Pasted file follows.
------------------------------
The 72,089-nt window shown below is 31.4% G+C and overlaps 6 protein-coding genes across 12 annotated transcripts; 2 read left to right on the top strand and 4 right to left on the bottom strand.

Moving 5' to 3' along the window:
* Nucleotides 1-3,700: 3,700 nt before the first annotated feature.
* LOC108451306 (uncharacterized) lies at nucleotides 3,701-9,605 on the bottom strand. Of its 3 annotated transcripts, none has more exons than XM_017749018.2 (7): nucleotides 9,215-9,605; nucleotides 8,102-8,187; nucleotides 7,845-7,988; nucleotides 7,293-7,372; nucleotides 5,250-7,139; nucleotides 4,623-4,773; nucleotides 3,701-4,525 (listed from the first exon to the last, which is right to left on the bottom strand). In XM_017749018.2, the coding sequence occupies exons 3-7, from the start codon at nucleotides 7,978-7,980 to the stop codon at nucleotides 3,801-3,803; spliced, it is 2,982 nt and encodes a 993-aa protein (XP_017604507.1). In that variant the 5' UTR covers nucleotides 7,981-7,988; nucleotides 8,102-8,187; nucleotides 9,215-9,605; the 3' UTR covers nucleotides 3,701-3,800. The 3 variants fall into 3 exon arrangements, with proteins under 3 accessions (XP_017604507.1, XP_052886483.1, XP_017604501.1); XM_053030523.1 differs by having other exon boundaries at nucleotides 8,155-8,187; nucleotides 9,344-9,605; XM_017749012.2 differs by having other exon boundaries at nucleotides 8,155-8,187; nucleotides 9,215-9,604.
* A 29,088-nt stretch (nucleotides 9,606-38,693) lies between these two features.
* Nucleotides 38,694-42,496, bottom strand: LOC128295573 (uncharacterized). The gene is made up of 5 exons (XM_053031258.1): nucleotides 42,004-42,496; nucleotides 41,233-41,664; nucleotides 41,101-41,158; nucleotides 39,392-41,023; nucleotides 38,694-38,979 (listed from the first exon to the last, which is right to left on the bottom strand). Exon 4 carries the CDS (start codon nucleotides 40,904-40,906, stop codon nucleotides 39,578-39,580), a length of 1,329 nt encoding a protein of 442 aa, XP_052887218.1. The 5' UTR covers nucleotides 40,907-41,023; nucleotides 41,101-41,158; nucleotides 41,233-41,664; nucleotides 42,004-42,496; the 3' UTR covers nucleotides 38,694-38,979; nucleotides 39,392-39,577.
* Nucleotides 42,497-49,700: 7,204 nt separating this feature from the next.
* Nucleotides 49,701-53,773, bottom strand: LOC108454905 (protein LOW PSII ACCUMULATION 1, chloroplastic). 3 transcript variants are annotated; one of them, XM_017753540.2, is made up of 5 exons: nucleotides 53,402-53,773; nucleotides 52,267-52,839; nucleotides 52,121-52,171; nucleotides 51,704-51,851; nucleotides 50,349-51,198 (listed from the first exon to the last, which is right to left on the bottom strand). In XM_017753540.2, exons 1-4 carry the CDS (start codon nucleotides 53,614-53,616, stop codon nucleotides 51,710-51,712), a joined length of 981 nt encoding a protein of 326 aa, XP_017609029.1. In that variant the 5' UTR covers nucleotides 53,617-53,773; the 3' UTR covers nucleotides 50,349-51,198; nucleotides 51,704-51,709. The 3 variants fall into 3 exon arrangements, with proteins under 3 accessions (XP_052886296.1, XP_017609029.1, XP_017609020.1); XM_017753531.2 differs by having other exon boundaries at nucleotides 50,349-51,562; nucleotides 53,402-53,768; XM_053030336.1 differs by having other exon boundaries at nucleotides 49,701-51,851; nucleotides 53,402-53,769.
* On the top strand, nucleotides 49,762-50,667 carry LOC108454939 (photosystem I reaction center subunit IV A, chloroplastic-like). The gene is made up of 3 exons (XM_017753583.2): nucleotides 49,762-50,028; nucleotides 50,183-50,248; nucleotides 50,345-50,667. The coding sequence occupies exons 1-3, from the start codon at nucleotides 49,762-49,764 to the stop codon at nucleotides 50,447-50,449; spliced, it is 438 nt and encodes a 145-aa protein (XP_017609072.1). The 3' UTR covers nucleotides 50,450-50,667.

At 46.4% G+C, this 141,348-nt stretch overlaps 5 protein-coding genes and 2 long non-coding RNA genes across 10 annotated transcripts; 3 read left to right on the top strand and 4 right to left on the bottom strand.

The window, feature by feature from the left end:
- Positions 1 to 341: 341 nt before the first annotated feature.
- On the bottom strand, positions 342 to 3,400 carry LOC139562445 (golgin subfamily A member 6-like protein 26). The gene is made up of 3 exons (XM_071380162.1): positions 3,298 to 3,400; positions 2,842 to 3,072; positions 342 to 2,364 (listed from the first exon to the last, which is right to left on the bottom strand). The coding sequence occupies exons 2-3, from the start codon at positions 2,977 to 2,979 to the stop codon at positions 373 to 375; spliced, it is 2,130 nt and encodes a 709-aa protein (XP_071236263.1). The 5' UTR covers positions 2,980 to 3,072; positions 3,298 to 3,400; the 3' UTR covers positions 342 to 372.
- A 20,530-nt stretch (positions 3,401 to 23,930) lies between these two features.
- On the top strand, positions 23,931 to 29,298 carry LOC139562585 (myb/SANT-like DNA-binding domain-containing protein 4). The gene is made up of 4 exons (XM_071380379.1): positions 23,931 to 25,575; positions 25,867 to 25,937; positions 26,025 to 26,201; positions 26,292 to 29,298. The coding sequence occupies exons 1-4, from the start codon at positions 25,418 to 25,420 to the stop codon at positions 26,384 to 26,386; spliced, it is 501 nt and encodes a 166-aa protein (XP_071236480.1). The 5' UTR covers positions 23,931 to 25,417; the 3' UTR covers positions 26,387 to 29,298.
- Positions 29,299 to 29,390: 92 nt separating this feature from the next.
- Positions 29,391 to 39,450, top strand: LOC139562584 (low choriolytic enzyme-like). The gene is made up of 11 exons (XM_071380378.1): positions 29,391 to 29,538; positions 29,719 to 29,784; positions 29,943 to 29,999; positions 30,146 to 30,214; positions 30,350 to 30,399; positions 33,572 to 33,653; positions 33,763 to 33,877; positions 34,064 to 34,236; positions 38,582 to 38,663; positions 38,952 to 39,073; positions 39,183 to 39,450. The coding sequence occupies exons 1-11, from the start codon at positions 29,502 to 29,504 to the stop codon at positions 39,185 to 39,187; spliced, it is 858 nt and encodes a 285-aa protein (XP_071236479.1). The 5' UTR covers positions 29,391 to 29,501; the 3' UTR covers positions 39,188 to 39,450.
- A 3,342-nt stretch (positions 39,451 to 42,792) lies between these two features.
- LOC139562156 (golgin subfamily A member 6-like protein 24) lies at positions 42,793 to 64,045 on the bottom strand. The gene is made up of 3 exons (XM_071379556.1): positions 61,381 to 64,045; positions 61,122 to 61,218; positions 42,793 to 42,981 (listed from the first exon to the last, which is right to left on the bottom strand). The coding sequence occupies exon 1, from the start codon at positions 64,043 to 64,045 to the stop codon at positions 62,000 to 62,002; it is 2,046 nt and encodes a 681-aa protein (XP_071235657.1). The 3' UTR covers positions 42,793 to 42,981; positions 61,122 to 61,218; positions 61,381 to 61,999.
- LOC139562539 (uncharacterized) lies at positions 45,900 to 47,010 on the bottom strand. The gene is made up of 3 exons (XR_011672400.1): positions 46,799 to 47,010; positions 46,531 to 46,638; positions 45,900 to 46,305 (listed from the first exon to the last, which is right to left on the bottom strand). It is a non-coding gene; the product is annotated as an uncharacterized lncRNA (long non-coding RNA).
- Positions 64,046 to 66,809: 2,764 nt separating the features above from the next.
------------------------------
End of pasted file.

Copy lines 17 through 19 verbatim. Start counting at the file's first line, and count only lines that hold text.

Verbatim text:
- Positions 29,391 to 39,450, top strand: LOC139562584 (low choriolytic enzyme-like). The gene is made up of 11 exons (XM_071380378.1): positions 29,391 to 29,538; positions 29,719 to 29,784; positions 29,943 to 29,999; positions 30,146 to 30,214; positions 30,350 to 30,399; positions 33,572 to 33,653; positions 33,763 to 33,877; positions 34,064 to 34,236; positions 38,582 to 38,663; positions 38,952 to 39,073; positions 39,183 to 39,450. The coding sequence occupies exons 1-11, from the start codon at positions 29,502 to 29,504 to the stop codon at positions 39,185 to 39,187; spliced, it is 858 nt and encodes a 285-aa protein (XP_071236479.1). The 5' UTR covers positions 29,391 to 29,501; the 3' UTR covers positions 39,188 to 39,450.
- A 3,342-nt stretch (positions 39,451 to 42,792) lies between these two features.
- LOC139562156 (golgin subfamily A member 6-like protein 24) lies at positions 42,793 to 64,045 on the bottom strand. The gene is made up of 3 exons (XM_071379556.1): positions 61,381 to 64,045; positions 61,122 to 61,218; positions 42,793 to 42,981 (listed from the first exon to the last, which is right to left on the bottom strand). The coding sequence occupies exon 1, from the start codon at positions 64,043 to 64,045 to the stop codon at positions 62,000 to 62,002; it is 2,046 nt and encodes a 681-aa protein (XP_071235657.1). The 3' UTR covers positions 42,793 to 42,981; positions 61,122 to 61,218; positions 61,381 to 61,999.